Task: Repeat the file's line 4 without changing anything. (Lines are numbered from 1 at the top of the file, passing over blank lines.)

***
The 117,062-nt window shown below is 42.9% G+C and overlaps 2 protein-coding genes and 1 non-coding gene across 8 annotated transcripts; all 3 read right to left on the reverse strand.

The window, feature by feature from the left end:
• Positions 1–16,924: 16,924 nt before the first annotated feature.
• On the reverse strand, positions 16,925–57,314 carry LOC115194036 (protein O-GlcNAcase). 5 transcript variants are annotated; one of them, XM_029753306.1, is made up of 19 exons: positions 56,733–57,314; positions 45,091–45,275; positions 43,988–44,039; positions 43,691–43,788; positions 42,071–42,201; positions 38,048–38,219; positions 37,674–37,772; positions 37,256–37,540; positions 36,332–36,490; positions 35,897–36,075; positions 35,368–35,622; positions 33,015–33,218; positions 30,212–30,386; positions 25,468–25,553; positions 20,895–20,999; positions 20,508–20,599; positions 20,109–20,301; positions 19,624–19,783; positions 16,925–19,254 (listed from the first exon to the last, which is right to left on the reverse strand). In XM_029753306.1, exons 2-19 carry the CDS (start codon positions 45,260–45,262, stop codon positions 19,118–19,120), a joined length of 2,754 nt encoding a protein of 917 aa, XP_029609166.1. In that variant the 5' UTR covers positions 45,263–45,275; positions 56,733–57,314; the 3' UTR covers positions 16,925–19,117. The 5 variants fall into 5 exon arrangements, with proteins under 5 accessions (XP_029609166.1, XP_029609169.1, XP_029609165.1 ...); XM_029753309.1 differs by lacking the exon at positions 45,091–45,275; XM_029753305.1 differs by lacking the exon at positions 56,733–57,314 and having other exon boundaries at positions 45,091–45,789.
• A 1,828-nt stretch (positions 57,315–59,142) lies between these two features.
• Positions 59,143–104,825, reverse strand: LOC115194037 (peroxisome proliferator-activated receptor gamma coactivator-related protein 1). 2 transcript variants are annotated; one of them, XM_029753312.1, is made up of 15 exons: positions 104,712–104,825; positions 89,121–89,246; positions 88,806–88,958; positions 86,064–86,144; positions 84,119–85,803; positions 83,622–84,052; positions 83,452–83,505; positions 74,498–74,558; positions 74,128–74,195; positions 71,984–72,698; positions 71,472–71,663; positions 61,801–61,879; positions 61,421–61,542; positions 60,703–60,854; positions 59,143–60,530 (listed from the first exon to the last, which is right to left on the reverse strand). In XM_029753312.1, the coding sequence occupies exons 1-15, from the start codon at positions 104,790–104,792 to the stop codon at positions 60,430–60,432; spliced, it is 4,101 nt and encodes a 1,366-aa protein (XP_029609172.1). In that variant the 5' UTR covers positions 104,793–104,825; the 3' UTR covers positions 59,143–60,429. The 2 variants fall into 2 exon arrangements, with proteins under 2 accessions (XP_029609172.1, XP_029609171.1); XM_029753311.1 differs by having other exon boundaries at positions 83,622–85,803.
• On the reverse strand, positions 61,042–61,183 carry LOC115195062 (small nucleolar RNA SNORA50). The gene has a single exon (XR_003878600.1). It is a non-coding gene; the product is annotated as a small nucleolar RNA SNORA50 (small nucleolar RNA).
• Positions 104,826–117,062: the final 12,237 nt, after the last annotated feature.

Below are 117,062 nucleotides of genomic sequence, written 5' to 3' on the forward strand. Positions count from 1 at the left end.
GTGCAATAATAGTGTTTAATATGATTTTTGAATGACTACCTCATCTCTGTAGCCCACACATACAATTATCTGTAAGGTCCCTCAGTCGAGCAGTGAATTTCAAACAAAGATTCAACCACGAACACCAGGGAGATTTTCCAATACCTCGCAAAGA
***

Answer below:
• On the reverse strand, positions 16,925–57,314 carry LOC115194036 (protein O-GlcNAcase). 5 transcript variants are annotated; one of them, XM_029753306.1, is made up of 19 exons: positions 56,733–57,314; positions 45,091–45,275; positions 43,988–44,039; positions 43,691–43,788; positions 42,071–42,201; positions 38,048–38,219; positions 37,674–37,772; positions 37,256–37,540; positions 36,332–36,490; positions 35,897–36,075; positions 35,368–35,622; positions 33,015–33,218; positions 30,212–30,386; positions 25,468–25,553; positions 20,895–20,999; positions 20,508–20,599; positions 20,109–20,301; positions 19,624–19,783; positions 16,925–19,254 (listed from the first exon to the last, which is right to left on the reverse strand). In XM_029753306.1, exons 2-19 carry the CDS (start codon positions 45,260–45,262, stop codon positions 19,118–19,120), a joined length of 2,754 nt encoding a protein of 917 aa, XP_029609166.1. In that variant the 5' UTR covers positions 45,263–45,275; positions 56,733–57,314; the 3' UTR covers positions 16,925–19,117. The 5 variants fall into 5 exon arrangements, with proteins under 5 accessions (XP_029609166.1, XP_029609169.1, XP_029609165.1 ...); XM_029753309.1 differs by lacking the exon at positions 45,091–45,275; XM_029753305.1 differs by lacking the exon at positions 56,733–57,314 and having other exon boundaries at positions 45,091–45,789.